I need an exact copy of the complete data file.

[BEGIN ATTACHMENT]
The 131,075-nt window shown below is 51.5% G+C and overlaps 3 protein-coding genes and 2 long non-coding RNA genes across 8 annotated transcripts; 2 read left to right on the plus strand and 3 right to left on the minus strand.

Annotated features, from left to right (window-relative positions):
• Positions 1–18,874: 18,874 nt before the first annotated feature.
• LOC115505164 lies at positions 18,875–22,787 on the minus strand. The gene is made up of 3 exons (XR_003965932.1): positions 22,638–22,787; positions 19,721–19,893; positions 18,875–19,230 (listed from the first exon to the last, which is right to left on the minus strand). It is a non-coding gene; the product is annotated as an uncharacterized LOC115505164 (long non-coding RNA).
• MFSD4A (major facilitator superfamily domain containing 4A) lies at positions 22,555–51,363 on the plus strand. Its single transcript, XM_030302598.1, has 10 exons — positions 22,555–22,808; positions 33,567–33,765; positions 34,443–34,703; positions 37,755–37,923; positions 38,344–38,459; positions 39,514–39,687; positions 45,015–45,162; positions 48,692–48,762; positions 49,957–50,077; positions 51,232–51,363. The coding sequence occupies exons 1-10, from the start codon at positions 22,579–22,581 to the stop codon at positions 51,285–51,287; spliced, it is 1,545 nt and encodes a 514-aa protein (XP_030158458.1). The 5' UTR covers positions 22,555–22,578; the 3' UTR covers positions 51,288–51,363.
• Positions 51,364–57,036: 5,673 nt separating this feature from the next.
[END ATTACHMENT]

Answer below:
The 131,075-nt window shown below is 51.5% G+C and overlaps 3 protein-coding genes and 2 long non-coding RNA genes across 8 annotated transcripts; 2 read left to right on the plus strand and 3 right to left on the minus strand.

Annotated features, from left to right (window-relative positions):
• Positions 1–18,874: 18,874 nt before the first annotated feature.
• LOC115505164 lies at positions 18,875–22,787 on the minus strand. The gene is made up of 3 exons (XR_003965932.1): positions 22,638–22,787; positions 19,721–19,893; positions 18,875–19,230 (listed from the first exon to the last, which is right to left on the minus strand). It is a non-coding gene; the product is annotated as an uncharacterized LOC115505164 (long non-coding RNA).
• MFSD4A (major facilitator superfamily domain containing 4A) lies at positions 22,555–51,363 on the plus strand. Its single transcript, XM_030302598.1, has 10 exons — positions 22,555–22,808; positions 33,567–33,765; positions 34,443–34,703; positions 37,755–37,923; positions 38,344–38,459; positions 39,514–39,687; positions 45,015–45,162; positions 48,692–48,762; positions 49,957–50,077; positions 51,232–51,363. The coding sequence occupies exons 1-10, from the start codon at positions 22,579–22,581 to the stop codon at positions 51,285–51,287; spliced, it is 1,545 nt and encodes a 514-aa protein (XP_030158458.1). The 5' UTR covers positions 22,555–22,578; the 3' UTR covers positions 51,288–51,363.
• Positions 51,364–57,036: 5,673 nt separating this feature from the next.